Monica Ong, The Star Gazer, 2021, Die cutting, letterpress, gold foil on stock, Produced in collaboration with Boxcar Press, 7.5” x 7.5”, Courtesy of the artist. Based on the Soochow Astronomical Chart, this planisphere depicts the Chinese night sky as seen from the northern hemisphere.
(CLINTON, NJ) -- The Hunterdon Art Museum has unveiled three exhibitions on view to the public through September 3, 2023. “Claybash 2023” explores contemporary ceramics from artists across the U.S., “Nona Hershey: In the Cloud” echoes the pervasiveness of digital technology through watercolors, and “Monica Ong: Planetaria" presents the intricate confluence of poetry and visual art within the ancient Chinese cosmos.
“Claybash 2023” - “Claybash 2023,” debuting in the Main Gallery, marks the first in a series of triennial exhibitions showcasing a diverse range of contemporary ceramics from 42 innovative artists across the U.S. Jennifer Martin, executive director of The Clay Studio in Philadelphia, serves as this year's juror.
HAM's interest in ceramics traces back to the 1960s when Toshiko Takaezu, a Hunterdon County resident recognized as one of the world's most influential ceramic artists, actively participated at the museum.
Michael High, Behind the Mask, 2021, Ceramic with slip, underglaze, oxide, stain, 19” x 14” x 14”, Courtesy of the artist.
Throughout its 70-year history, HAM has hosted numerous solo and group ceramic shows, many curated by Dr. Hildreth York and Ingrid Renard. “Claybash 2023” is dedicated to York, an art historian, curator, and longtime supporter of the museum, acknowledging the pivotal role she played in strengthening HAM and the profound impact her work and wisdom had on the museum's exhibitions program.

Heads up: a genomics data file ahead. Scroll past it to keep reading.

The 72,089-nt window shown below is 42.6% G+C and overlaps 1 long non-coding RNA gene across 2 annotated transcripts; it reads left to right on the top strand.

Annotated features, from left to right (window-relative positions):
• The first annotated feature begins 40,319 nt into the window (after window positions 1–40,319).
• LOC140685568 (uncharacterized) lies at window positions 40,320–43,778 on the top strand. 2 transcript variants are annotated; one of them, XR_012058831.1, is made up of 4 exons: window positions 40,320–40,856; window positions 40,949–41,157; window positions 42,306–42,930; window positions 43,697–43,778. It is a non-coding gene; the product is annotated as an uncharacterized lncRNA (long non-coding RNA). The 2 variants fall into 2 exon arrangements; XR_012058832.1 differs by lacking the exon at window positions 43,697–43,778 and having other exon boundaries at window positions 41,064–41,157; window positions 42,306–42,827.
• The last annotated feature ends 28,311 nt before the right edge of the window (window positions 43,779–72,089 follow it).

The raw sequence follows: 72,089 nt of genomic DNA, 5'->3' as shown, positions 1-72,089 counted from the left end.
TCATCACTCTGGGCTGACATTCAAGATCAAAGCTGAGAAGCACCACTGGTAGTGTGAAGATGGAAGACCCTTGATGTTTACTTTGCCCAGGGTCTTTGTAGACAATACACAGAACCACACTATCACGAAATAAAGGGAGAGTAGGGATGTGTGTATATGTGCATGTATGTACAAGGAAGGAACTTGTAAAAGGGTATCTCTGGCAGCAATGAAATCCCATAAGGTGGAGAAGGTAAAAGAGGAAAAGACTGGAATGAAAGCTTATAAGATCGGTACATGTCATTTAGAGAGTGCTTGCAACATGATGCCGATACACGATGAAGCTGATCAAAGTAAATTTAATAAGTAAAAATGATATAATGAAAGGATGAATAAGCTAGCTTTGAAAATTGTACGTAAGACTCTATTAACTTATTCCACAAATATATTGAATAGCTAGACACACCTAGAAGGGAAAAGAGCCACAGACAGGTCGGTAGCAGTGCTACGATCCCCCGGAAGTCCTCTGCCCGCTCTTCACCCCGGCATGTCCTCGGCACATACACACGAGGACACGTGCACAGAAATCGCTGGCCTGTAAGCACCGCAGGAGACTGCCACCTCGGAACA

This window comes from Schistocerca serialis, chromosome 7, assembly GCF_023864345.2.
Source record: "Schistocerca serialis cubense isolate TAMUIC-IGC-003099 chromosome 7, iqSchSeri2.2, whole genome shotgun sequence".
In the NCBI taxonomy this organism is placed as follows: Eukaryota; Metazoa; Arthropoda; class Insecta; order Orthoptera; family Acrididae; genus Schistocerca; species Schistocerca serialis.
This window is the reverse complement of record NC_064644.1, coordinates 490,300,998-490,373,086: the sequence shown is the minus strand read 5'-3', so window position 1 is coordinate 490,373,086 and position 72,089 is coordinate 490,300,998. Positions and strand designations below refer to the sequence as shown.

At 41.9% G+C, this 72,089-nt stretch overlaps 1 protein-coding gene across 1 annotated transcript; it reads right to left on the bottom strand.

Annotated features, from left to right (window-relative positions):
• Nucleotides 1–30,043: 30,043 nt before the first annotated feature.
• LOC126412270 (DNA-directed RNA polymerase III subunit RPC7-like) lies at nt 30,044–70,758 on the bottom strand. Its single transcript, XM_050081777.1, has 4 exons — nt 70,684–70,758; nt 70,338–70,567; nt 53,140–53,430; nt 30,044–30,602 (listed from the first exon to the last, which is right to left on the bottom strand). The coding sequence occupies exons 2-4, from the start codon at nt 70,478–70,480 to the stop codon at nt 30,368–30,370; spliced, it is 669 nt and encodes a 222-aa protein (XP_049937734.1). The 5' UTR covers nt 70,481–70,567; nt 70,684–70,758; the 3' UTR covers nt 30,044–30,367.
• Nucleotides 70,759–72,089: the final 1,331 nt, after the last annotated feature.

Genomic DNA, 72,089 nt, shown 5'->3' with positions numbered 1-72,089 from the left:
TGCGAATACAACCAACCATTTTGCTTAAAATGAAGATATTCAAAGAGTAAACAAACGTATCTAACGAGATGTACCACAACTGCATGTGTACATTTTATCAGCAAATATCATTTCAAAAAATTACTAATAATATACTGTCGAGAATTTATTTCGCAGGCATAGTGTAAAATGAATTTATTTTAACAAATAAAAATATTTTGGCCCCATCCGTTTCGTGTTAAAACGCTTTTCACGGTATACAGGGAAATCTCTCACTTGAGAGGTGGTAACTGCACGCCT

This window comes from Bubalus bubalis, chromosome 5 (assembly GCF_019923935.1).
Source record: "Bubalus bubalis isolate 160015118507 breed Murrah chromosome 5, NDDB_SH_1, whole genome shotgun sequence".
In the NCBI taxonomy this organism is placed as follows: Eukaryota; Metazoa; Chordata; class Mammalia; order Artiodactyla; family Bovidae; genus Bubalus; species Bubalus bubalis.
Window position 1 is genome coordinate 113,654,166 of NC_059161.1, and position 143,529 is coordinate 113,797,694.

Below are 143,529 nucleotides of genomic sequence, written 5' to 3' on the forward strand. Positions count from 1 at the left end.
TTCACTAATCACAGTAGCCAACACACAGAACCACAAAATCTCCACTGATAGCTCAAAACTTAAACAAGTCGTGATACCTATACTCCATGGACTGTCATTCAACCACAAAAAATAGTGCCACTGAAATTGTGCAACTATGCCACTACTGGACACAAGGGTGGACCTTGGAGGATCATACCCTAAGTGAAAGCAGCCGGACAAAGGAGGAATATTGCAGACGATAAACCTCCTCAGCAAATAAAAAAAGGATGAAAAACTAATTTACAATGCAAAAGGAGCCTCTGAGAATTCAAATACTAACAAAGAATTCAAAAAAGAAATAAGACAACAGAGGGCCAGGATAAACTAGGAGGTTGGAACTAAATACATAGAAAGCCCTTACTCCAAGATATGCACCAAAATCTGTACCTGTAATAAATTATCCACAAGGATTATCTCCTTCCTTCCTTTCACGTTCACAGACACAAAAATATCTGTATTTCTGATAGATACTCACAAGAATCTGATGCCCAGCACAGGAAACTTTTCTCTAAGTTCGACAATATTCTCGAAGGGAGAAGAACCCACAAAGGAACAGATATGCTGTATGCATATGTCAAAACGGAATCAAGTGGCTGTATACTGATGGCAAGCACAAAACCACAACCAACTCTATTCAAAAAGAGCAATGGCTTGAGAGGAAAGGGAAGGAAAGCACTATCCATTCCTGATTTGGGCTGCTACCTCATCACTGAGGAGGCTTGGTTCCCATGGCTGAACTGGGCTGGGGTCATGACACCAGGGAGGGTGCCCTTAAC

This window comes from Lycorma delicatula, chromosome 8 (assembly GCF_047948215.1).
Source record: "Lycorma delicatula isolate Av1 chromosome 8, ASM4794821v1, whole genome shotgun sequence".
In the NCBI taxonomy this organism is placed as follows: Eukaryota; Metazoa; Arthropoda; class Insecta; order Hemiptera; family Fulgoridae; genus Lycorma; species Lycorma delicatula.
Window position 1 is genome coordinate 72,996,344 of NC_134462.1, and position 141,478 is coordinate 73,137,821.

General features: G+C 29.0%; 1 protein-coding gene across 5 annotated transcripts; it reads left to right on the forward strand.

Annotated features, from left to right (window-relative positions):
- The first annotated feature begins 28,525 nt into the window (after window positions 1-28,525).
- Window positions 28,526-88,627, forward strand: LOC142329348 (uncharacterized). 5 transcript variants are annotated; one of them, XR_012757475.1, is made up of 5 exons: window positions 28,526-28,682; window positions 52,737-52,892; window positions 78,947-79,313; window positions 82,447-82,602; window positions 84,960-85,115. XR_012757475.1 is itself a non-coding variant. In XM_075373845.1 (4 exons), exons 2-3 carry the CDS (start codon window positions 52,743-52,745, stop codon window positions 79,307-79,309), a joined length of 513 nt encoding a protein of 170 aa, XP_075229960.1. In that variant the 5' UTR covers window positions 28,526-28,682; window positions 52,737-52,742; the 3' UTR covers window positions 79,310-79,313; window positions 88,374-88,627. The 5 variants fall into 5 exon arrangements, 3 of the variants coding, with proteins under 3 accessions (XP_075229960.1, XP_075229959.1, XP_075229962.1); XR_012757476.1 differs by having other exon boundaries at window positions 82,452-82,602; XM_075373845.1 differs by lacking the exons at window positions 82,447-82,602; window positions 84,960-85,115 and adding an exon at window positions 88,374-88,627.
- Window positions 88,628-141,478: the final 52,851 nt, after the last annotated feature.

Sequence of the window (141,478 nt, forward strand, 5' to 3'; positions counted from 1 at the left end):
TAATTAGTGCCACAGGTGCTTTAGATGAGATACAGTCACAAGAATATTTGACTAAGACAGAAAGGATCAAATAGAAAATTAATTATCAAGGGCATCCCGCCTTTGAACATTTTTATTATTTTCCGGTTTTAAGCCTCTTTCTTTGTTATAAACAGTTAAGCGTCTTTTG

“Claybash 2023” is sponsored by Unity Bank.
“Nona Hershey: In the Cloud” - In the First Floor Gallery, “Nona Hershey: In the Cloud" explores, through watercolor painting, the all-pervading influence of technology on our current societal landscape. Amidst a climate where many are persistently tethered to screens and coping with concerns raised by climate change, the pandemic, and social media, Hershey vividly encapsulates the omnipresent nature of our digital lifestyle.
Our excessive exposure to screens often shows diverse views of identical catastrophes simultaneously, intensifying our anxieties, heightened by the speed at which things unfold. Though we can't see the signals emitted by our devices, Hershey suggests their energy is palpable, shifting our perception of time and place. We now find ourselves constantly analyzing and digitizing our daily experiences, perceiving the world in a pixelated manner. Ironically, Hershey presents her views of technology by incorporating the natural world, specifically clouds in her paintings.
Nona Hershey, Sensors 9, 2021, Watercolor, graphite powder, gouache, 40” x 40”, Courtesy of the artist.